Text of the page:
April Hero Challenge: Kevin Mellon



As a storyboard and comic artist, I often do a lot of fight and action scenes, having to distill a lot of motion into a single still image. For this challenge I’d love to see what kinds of things you guys come up with and how you convey the idea of motion in a single image.

Kevin Mellon


How do you participate in the Hero Challenge? Just follow these steps: 

Click to enlarge.

Download this, rise to the challenge, and draw in SketchBook! 

 Sign up for DeviantArt, if you're not already a member! All the fun is happening there.

Join the official Autodesk SketchBook group

Download the prompt and draw your image (left) . This month the challenge is to conveying motion in a still image. 

Draw your original artwork on the canvas using Autodesk SketchBook.

Add your entry to the DeviantArt Autodesk SketchBook group!



At the end of April, Kevin will pick the pieces that met the challenge the best, and give feedback on why they hit the mark. We'll feature that art right here for everyone to see!

Download SketchBook  and get started, or check out the post over on DeviantArt.

About the artist:

Kevin Mellon is a graduate of the Kubert School and an accomplished comic and storyboard artist. Drawing professionally since 2007, he’s worked on published titles including ‘Gearhead' and ‘LoveSTRUCK' with Dennis Hopeless, ‘Heart' with Blair Butler, and 'American Muscle' with Steve Niles. His own comic book is called ‘Suicide Sisters’, featuring the story of two sisters chasing down the devil to regain their souls. By day, Kevin is a storyboard artist on the hit tv series Archer. You can learn more about storyboarding for Archer in this interview, and check out his comics here.


Art Education: Interview with Victor Osaka

Victor Osaka is a multitalented designer living in Los Angeles. He is also an adjunct professor of interior architecture, photographer, industrial designer, mechanical designer, apparel designer, and 3D CGI artist. His most recent teaching assignment was at Santa Monica College.

Who are you & what do you do?

My name is Victor Osaka and I am an artist living in Los Angeles, California. First and foremost, I am an educator. That is my love and my passion. I have been a college adjunct professor of architectural illustration, a former industrial designer, a 3D CGI artist, and I have a degree in fashion design from the Fashion Institute of Design and Merchandizing (FIDM) in Los Angeles. Currently, I create courses for both and and I am a photographer/partner at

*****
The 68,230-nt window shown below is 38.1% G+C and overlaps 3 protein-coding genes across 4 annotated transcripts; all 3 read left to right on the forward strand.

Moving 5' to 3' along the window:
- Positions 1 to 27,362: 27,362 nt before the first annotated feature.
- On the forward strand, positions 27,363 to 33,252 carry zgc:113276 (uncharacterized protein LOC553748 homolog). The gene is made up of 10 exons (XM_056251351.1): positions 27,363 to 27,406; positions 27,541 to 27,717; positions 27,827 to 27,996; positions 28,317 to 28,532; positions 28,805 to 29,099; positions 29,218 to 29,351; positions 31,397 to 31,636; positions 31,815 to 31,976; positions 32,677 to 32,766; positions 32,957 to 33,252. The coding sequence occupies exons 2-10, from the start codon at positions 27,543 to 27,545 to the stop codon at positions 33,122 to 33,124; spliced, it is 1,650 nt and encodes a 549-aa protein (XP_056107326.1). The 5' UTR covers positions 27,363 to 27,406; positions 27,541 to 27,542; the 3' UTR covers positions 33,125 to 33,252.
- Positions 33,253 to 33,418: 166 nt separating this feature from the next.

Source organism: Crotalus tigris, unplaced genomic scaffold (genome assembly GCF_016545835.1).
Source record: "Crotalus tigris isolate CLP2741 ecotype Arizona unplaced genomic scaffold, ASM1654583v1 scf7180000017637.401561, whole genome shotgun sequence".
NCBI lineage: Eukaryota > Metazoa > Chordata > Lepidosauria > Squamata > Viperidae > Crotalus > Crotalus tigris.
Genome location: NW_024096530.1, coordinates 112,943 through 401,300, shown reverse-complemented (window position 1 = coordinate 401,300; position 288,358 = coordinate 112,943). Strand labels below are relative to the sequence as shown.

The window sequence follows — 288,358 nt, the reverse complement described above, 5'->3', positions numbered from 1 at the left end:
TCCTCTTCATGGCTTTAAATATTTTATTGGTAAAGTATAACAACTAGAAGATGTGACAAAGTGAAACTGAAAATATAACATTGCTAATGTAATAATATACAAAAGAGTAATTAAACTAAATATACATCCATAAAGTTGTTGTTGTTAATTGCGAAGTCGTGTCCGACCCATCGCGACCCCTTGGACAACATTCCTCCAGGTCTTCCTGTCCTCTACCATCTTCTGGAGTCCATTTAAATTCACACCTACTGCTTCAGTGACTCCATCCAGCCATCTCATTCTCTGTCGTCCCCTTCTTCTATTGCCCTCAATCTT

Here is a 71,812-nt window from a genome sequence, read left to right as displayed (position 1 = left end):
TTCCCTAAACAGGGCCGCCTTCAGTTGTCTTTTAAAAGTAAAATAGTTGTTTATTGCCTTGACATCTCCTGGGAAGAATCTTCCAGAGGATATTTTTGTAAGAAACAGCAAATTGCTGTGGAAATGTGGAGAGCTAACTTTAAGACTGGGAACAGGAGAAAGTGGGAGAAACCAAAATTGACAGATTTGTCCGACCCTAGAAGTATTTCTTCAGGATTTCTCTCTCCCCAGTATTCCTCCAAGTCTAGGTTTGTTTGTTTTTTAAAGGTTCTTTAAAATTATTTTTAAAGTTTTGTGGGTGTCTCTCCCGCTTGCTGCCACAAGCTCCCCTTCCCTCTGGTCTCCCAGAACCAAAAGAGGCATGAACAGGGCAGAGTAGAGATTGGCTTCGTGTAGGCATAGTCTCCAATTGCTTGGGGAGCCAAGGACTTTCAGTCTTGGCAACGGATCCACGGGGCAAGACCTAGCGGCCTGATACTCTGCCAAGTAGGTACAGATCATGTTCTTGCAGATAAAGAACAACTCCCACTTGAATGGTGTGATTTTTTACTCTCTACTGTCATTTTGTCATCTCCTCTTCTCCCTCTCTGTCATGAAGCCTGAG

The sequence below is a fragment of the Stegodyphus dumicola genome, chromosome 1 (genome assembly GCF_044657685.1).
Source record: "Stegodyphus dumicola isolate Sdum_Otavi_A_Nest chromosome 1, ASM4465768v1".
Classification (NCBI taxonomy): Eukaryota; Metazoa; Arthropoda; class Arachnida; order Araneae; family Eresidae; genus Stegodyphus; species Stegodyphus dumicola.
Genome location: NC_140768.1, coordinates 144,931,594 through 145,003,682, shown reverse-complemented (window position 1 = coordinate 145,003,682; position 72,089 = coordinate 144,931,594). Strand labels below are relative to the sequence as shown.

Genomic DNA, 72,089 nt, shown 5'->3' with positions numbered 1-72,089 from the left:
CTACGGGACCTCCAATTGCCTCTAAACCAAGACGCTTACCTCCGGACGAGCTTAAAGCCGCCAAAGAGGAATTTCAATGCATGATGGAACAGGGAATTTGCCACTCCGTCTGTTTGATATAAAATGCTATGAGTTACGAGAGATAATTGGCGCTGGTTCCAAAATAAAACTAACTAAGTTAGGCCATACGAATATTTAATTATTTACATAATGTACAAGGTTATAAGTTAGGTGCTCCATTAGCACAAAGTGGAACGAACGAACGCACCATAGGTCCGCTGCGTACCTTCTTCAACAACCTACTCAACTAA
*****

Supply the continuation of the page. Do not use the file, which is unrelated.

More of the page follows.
How did you get your artistic start?

From an early age, I loved to play with pencils and crayons—I still love the smell of crayons. I’m sure my parents had to repaint the walls a number of times! In grade school, I was placed in a gifted students class where we were exposed to art on a daily basis and creative experimentation was encouraged. In high school, I loved technical drawing and excelled in mechanical drafting. Of course, this was way back before computers.

Eventually, I became an industrial designer, discovered and fell in love with 3D computer graphics, and used the computer as a product development tool. During that time, I was the founder and president of the3D Art Forum International, the largest computer users group of its day with members worldwide. 3D graphics and animation became my world and I closed my industrial design company to work full time as a 3D artist. I’ve worked on all kinds of projects: theatrical releases, forensic 3D animation, in-house videos, and just about everything else. What I like most about computer based art is that the possibilities are virtually unlimited and that is so very exciting.

What are your tutorials about?

Yes, my courses at I really enjoy creating these. It’s amazing how much work goes into conceiving, developing, scripting, and refining them. At Lynda I work with a talented video production team with a director, producer, crew, and technical support. It is a very exciting process.

My first course is SketchBook Pro for the iPad. This course covers the full use of the program, from basic to advanced techniques. Students learn the interface, the settings for tools and brushes, how to manipulate layers, and tons of techniques and tips for the digital artist. I also discuss ergonomics and how to prevent repetitive motion injuries while using the iPad. I also guide students in how to choose a proper stylus and a case that’s appropriate for creating art. 

In my course, I am recorded live working with the iPad. Students can see me work from my POV (point of view) not just from a screen capture, therefore they can actually see how I hold my stylus, where I tap an option or setting, and my body position as I paint. I take students step-by-step, through two complete projects. Not too fast or too slow. At a pace I think they’ll appreciate. The first project emphasizes specific techniques and methods such as making the best use of tools and brushes and implementing a non-destructive methodology into the work flow. The second project places emphasis on multi-layer techniques to refine the work by adding textures, shadows, and highlights.

My other course is called Learning to Draw in One-Point Perspective with SketchBook Pro 7. For some artists, perspective remains a mystery. And I totally understand that. I’ve taught many college students how to draw in perspective and I take those lessons and condense them into this course. In this course, we have the incredible perspective tools of SketchBook pro 7 to work with. 

Through examples, I explain perspective theory and my method of using photographic templates to practice perspective, which is easy to do with SBP7. I demonstrate how to develop proper perspective guidelines, composition, color and shading techniques, and how to add shadow and lighting effect layers.

Much like in the iPad course, I take students step-by-step from beginning to finished drawing through a single-point perspective project. The feedback has been really awesome. As of today, my courses has been viewed over 9,300 times. 

Who should watch your tutorials?

Why, every digital artist of course! Truly, I do feel that my courses offer something for everyone. My iPad course for example, while designed for the beginner includes many advanced techniques that anyone can use. And I give practical instruction as well. Like how body position affects your ability to draw on a tablet or iPad. You may be surprised how many of us suffer from wrist, neck, and back pain as a direct result of our posture while drawing! Ouch!

What’s your favorite thing to draw?